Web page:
Charlie arrived at the exhibit early. His crew would not arrive for another hour, but that’s the way he liked to start a day. They always had a productive day when he had an hour to get his plans in place.
“I see you’re early again.” The head director of the zoo greeted him with a smile and handed him a fresh cup of coffee. She had gotten in the habit of this, and his crew had not failed to notice. The director was obviously partial to him.
“Will we be ready for the press this afternoon?”
“Good.” She stretched her hand out to the construction in front of them. “This is a brilliant.”
The bridge spanned over the exhibit, allowing, for the first time, visitors to walk over the zoo instead of around it. The project had been six months in construction and would be completed next week. It was his best work.
“No children on the bridge just yet though.”
“No children.” The director repeated.
Charlie never had such cooperation from directors. He finished his coffee and excused himself.
The bridge was completed enough for them to film the press release which announced the project’s completion in a week’s time. People gathered around the exhibit and the zoo keepers let out the animals beneath. The zoo director insisted Charlie be interviewed so he stood at the end of the bridge with a microphone in his face.
“How does it feel to build such a unique project?”
Charlie did not like cameras or public speaking, but he smiled widely. He had done many things he did not want to do in his life. He made a reply and thanked the zoo for the opportunity.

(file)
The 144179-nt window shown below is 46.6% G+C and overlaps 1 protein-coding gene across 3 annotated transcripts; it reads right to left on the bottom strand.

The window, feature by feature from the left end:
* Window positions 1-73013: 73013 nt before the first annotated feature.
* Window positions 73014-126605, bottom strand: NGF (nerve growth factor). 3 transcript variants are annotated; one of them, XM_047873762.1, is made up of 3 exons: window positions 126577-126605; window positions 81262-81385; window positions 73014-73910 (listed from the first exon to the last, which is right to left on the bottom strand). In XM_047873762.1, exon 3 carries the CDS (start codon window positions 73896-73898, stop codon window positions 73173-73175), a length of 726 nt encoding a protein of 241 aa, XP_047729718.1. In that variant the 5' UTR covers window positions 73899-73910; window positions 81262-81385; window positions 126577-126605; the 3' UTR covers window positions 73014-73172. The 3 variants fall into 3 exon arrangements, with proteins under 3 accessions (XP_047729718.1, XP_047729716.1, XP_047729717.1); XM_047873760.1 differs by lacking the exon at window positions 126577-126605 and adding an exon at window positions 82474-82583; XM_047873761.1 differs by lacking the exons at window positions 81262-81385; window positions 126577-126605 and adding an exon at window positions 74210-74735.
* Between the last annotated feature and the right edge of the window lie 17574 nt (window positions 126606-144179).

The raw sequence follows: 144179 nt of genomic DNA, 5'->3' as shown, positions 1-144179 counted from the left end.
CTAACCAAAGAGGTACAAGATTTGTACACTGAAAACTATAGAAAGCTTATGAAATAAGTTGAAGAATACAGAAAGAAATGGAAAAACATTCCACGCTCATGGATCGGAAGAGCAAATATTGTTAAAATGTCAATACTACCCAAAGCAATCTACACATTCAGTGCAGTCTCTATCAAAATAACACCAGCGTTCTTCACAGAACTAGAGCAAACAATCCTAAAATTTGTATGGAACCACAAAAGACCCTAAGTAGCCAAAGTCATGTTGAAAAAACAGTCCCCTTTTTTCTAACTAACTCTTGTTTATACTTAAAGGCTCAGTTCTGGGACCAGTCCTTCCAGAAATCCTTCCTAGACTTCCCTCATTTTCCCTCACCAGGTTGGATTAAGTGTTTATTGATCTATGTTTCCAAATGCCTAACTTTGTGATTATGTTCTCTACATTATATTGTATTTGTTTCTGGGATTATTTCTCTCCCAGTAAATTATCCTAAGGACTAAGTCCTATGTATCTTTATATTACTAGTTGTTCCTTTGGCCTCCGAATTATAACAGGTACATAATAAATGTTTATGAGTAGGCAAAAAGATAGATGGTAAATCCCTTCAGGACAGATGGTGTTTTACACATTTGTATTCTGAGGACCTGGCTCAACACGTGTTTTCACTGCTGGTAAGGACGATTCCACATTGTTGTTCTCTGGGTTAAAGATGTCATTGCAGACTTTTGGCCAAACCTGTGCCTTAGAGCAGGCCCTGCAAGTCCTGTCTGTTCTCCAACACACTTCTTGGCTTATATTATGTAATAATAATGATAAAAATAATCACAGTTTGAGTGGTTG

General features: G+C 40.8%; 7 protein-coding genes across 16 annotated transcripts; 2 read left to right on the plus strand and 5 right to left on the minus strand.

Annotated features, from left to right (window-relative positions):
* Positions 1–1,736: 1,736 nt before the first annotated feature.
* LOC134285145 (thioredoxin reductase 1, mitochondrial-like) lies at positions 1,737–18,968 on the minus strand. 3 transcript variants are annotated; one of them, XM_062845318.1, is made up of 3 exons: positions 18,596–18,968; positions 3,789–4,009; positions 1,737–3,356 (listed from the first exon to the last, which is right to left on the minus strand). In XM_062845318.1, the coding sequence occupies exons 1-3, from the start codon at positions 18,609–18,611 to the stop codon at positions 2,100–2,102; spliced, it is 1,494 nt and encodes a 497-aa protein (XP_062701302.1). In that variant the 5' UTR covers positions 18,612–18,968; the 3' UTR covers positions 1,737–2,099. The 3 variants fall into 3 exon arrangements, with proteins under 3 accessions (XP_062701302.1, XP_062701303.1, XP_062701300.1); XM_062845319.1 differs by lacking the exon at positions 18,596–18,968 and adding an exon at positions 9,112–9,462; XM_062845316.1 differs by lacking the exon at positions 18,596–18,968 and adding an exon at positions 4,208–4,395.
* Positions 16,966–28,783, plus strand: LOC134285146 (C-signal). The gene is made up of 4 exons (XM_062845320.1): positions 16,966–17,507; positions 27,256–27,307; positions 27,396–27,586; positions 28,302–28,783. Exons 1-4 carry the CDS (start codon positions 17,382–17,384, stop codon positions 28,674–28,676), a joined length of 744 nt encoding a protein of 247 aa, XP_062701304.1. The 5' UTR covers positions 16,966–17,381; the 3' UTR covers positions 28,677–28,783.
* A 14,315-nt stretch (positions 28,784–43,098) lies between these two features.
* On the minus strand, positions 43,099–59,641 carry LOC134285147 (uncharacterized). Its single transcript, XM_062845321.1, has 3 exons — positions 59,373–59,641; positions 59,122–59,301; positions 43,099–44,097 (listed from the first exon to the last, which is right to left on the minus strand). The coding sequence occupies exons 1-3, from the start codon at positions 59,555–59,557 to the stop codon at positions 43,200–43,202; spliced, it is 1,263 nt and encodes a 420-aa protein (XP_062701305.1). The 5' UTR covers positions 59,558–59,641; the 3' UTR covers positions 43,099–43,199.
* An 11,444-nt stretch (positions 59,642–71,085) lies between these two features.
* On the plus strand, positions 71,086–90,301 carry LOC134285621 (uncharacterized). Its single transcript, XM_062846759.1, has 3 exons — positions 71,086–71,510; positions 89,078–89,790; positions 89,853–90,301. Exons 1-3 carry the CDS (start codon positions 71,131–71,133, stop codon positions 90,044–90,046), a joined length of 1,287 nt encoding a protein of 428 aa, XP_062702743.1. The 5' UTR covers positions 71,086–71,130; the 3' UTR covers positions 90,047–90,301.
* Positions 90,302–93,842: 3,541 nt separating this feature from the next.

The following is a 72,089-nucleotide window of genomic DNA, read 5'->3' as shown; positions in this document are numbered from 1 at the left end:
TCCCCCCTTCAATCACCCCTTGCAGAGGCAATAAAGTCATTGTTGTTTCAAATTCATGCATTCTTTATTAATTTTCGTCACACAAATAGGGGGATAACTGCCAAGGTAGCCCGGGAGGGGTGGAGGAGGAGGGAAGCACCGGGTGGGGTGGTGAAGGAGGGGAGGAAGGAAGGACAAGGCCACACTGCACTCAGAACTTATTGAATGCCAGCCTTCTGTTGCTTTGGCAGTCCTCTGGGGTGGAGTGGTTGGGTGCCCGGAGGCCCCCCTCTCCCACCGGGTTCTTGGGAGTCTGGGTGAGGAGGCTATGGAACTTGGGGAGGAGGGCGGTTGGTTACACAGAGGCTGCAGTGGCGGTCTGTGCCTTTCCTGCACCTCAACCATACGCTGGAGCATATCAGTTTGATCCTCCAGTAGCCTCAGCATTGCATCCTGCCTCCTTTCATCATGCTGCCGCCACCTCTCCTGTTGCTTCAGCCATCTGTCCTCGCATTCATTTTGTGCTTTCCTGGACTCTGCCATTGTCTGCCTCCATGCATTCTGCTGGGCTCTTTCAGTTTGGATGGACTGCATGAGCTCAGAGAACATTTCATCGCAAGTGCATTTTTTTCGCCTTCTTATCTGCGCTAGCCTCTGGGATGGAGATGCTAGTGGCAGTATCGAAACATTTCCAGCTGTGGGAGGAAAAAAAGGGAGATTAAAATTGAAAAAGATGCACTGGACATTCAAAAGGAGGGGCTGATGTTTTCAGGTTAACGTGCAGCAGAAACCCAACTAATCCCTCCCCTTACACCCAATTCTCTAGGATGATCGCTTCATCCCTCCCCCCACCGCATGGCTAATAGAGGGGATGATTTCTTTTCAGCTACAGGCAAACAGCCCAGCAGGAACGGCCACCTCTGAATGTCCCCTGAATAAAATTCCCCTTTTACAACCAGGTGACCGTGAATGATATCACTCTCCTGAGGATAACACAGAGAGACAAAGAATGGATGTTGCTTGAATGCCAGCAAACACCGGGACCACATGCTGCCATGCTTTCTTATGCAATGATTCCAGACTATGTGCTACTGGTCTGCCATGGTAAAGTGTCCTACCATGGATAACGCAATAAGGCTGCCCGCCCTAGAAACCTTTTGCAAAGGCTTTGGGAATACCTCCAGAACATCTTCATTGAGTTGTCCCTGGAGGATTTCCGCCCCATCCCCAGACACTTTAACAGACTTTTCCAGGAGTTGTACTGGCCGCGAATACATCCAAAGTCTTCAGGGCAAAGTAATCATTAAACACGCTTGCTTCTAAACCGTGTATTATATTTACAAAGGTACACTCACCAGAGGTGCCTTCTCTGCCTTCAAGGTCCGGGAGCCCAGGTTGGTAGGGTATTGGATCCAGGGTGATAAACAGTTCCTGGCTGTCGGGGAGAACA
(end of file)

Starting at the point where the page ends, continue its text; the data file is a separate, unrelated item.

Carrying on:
Charlie stood at the end of the bridge and looked up into the crowd of people gathered. The afternoon sun shone down on him and blurred out the people’s faces, but still he saw her, his Elaine. She was wearing that midnight dress and beige fur; he wondered how she could stand it as he wiped sweat off his forehead.
“What inspired this elaborate design, Mr. McClain?”
The reporter reeled in Charlie’s attention as Elaine slipped back in the crowd. He wondered why she was here.
A freudian slip.
“Your wife? How is that?”
Charlie searched the crowd, but Elaine had disappeared. “She loves the zoo and she always wanted to be closer to the animals.”
“Well, you have accomplished that, haven’t you?”
As the reporter carried on in front of the camera,Charlie walked back to his truck. Charlie was glad none of his crew said anything about his comment, but maybe they had not heard what he said.
Charlie only ordered the hamburger tonight. The day had ended and their project was scheduled to finish on time. The director was pleased. Charlie stretched out his legs beneath the small table and gulped down his Coke. The waitress was different than the night before. She was prompt to refill his glass. If Charlie had noticed he would have tipped her more, but he was watching for Elaine.
Charlie leaned forward in his chair as he contemplated calling it a night. The woman in the midnight dress did not appear and Charlie wondered if he would be able to sleep.
“Good morning, Charlie.”
Charlie accepted the coffee graciously.
“Did you see the interview on TV last night?”
The director was not as flirtatious morning. Charlie thought it was because he would be leaving soon.
“Don’t watch the news.”
“Oh. Well, someone should tell you that you made quite the impression. I’m sure your wife was thrilled to be mentioned on the news.”
“I’m not married.”
“But you said-”
“I’m divorced. Some people never leave you though.”
The director looked down at her hand that held her coffee and studied the impression of her wedding ring. She had removed the band every morning for the last six months, but the pale, indented skin would not let her forget her husband at home.
Thanks for reading! Would you give it a thumbs up? -Abby